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Breast Cancer Health & Prevention Resources

Remember, we pay for breast cancer screenings for members, including mammograms. If tests show potential signs of cancer, we also pay for follow-up tests. Learn more about services.

There is no known cause of breast cancer. While some risk factors, such as age, race and environment cannot be changed, there are other things you can do to reduce your chance of getting breast cancer. 

  • Be physically active. Aim for at least 30 minutes of moderate physical activity almost every day and for two strength-training sessions every week. Some people may need an hour a day or more of moderate physical activity for optimal health.
  • Don’t drink alcohol, or limit alcoholic drinks to no more than one per day.
  • Breastfeed your children, if possible.
  • If you are taking, or have been told to take, hormone replacement therapy or oral contraceptives (birth control pills), ask your doctor about the risks and find out if it is right for you.
Other breast cancer resources
  • Understanding Breast Changes and Conditions: Booklet from the National Cancer Institute
  • Breast Cancer Risk and Prevention: Learn more from the American Cancer Society about what you can do to reduce your risk and prevent breast cancer.
  • Breast Cancer Awareness Facts & Resources: Get the latest from the CDC on breast cancer risk factors, symptoms, and screening recommendations.
  • Detecting Breast Cancer Early: The National Breast Cancer Foundation, Inc. shares how breast cancer can be found early. 
  • FORCE: Consider checking out this organization that’s dedicated to improving the lives of individuals and families affected by hereditary breast, ovarian and related cancers.
  • Casting for Recovery: The mission of the Casting for Recovery organization is to enhance the quality of life of women with breast cancer through a unique retreat program that combines breast cancer education and peer support with the therapeutic sport of fly fishing.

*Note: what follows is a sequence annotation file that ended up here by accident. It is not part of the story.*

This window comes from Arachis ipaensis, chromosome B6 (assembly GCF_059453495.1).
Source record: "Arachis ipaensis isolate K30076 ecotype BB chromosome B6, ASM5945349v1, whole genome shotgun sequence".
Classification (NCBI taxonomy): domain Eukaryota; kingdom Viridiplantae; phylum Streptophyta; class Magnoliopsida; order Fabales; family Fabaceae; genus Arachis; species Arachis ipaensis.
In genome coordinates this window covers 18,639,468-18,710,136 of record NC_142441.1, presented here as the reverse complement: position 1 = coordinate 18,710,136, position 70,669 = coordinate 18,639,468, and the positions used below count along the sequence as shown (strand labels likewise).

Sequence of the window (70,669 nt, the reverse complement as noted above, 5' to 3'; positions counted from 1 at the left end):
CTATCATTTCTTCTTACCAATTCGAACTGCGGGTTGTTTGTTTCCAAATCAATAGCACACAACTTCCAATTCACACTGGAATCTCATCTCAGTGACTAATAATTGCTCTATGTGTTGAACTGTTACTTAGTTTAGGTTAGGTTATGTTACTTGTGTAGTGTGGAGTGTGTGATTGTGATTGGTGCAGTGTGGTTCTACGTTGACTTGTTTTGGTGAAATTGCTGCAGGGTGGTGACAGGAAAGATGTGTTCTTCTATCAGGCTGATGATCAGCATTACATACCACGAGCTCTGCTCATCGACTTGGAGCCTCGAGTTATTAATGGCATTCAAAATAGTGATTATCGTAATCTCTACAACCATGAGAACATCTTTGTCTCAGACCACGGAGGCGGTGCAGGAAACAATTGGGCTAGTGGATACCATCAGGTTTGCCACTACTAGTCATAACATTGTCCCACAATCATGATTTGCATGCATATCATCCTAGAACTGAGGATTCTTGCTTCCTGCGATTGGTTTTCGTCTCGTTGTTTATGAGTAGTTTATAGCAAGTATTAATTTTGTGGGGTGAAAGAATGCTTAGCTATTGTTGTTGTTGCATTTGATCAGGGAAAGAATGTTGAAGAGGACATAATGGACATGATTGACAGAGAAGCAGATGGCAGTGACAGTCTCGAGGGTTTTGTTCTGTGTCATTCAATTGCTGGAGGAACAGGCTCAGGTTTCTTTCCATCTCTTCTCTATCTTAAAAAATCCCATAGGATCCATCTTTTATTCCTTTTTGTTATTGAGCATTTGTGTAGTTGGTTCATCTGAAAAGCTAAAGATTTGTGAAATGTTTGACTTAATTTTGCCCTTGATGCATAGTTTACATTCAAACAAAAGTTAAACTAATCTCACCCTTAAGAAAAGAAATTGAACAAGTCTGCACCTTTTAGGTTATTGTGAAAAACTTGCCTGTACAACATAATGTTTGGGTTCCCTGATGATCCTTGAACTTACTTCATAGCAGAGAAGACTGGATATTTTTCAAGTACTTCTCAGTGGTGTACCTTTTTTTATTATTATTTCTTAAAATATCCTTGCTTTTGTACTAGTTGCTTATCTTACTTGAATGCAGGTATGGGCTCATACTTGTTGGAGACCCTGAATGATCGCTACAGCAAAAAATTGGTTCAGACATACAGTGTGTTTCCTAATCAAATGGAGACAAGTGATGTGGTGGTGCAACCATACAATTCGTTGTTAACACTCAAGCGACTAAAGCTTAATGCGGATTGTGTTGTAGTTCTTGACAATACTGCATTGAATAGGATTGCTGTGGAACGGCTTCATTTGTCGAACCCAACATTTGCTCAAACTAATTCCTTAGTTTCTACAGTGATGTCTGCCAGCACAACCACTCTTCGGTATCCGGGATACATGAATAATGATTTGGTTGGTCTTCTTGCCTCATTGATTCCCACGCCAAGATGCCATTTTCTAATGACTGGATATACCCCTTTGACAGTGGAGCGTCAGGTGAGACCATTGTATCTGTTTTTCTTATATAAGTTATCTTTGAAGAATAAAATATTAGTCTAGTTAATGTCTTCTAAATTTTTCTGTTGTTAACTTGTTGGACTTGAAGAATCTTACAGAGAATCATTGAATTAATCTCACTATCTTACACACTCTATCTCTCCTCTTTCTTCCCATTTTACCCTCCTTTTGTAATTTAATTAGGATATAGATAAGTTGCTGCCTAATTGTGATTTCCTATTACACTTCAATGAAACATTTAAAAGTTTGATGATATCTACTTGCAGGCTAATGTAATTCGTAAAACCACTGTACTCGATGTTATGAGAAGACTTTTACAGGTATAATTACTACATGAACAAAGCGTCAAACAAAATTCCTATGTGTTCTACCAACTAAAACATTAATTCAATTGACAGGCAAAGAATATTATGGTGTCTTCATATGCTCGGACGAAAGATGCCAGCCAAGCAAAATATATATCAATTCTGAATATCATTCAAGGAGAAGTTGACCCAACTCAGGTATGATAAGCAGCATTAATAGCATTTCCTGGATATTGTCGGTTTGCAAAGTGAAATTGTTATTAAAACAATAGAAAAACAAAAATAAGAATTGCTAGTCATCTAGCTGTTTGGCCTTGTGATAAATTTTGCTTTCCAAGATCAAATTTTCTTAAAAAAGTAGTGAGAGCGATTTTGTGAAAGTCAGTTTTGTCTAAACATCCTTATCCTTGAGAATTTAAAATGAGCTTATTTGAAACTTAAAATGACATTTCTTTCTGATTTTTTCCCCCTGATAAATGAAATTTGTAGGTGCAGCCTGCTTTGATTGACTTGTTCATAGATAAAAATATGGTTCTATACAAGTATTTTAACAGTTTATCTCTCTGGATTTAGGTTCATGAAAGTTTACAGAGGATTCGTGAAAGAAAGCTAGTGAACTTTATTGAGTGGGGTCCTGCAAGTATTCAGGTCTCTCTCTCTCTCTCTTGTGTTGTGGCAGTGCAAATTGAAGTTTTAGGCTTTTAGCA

Cervical Cancer Health and Prevention Resources

Cervical cancer used to be the leading cause of cancer death for women in the U.S. Thanks to the HPV vaccine, as well as screening and diagnostic tests, the number of cervical cancer cases and deaths have decreased significantly. The You First program covers cervical cancer screening and diagnostic tests. Find out which screenings are covered.

Cervical cancer is usually a slow growing cancer that develops over many years, and changes to the cervix can be seen in a Pap test. This test is done during a pelvic exam. If the Pap test shows abnormal cell growth, the cells can be removed before they become cancerous. Keep the following in mind to reduce your risk:

  • Get a Pap test. The Pap test (also known as a Pap smear) looks for precancerous cell changes on the cervix that may become cervical cancer if they are not treated appropriately. Talk to your doctor about when to start screening for cervical cancer. Many people are recommended to begin Pap screenings between ages 21 and 25. 
  • Get an HPV test. The human papillomavirus (HPV) test looks for the virus that can cause these cell changes. Talk with your provider about when to begin HPV testing. Many people are recommended to begin HPV screenings at age 30.
  • Get an HPV vaccine. The HPV vaccines protect against the Human papillomavirus (HPV) strains that most often cause cervical cancer and other cancers. The HPV vaccines are routinely recommended for 11 and 12-year-olds, and are also recommended for 13 to 26-year-olds who did not get the vaccines when they were younger. People up to age 45 can now get the HPV vaccine. Talk about your vaccine options with your doctor or nurse. People who have been vaccinated against HPV and have a cervix should still have regular Pap tests.